Singapore leaders send condolences to Myanmar leaders on death of their PM

PM Lee Hsien Loong and Foreign Minister George Yeo have both written to their counterparts in Myanmar to express their condolences on the passing of their prime minister, General Soe Win. This is pro-forma for close neighbours and fellow ASEAN members. The following are their condolence messages:

Text of Message from PM Lee Hsien Loong to Acting PM Lieutenant General Thein Sein,13 October 2007

His Excellency Lieutenant General Thein Sein
Acting Prime Minister
Union of Myanmar

Dear Excellency

I am deeply saddened to learn of the passing of Prime Minister General Soe Win.

I recall the warm hospitality that Prime Minister General Soe Win had accorded to me and my delegation during my introductory visit to the Union of Myanmar in March 2005.

On behalf of the Government of Singapore, I would like to extend our deepest condolences to the Government and people of the Union of Myanmar.

Yours sincerely


Text of Message from Minister George Yeo to Minister for Foreign Affairs U Nyan Win, 13 October 2007

His Excellency U Nyan Win
Minister for Foreign Affairs
Union of Myanmar

Dear U Nyan Win

I would like to express my deepest condolences to you on the passing away of Prime Minister General Soe Win. He fought his illness to the last with courage and calm. He was a strong supporter of greater ASEAN integration.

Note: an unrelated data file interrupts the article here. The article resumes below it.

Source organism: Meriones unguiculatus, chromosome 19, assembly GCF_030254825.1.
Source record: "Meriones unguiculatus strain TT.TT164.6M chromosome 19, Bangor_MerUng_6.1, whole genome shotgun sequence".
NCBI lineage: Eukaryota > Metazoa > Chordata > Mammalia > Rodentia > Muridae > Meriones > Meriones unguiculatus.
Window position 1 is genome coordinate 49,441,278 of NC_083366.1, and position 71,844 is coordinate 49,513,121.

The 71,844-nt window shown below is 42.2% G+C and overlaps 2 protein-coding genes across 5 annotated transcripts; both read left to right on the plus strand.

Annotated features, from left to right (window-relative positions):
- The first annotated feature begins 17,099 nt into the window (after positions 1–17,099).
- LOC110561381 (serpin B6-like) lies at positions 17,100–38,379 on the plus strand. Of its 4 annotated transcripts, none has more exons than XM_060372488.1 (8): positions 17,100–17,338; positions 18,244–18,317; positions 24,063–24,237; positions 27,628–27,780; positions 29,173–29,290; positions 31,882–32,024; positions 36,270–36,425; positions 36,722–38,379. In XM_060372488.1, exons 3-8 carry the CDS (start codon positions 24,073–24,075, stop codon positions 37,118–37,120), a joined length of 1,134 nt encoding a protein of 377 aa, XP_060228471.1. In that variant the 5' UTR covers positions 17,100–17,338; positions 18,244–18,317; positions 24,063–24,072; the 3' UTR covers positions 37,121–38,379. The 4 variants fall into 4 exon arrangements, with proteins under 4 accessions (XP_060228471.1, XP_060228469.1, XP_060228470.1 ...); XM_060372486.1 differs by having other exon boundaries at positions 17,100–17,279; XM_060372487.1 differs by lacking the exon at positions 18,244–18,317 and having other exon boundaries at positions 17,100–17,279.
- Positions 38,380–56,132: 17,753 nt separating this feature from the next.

Yours sincerely


I don’t think the people of Myanmar need any condolences on the death of their so-called prime minister. But since diplomatic protocol requires it, I thought George Yeo’s letter was better — short and almost meaningless.


Author: Gerald Giam

Gerald Giam is the Member of Parliament for Aljunied GRC. He is a member of the Workers' Party of Singapore. The opinions expressed on this page are his alone.

One thought on “Singapore leaders send condolences to Myanmar leaders on death of their PM”

  1. I’m sure the people of Myanmar will not miss their PM, and the military junta themselves are aware that they too, are not held in high esteem either.

    It’s sad that for the most part, international protocols are just that – a necessary formality. I wonder how many leaders are really loved by their people and greatly missed when they are gone.

Comments are closed.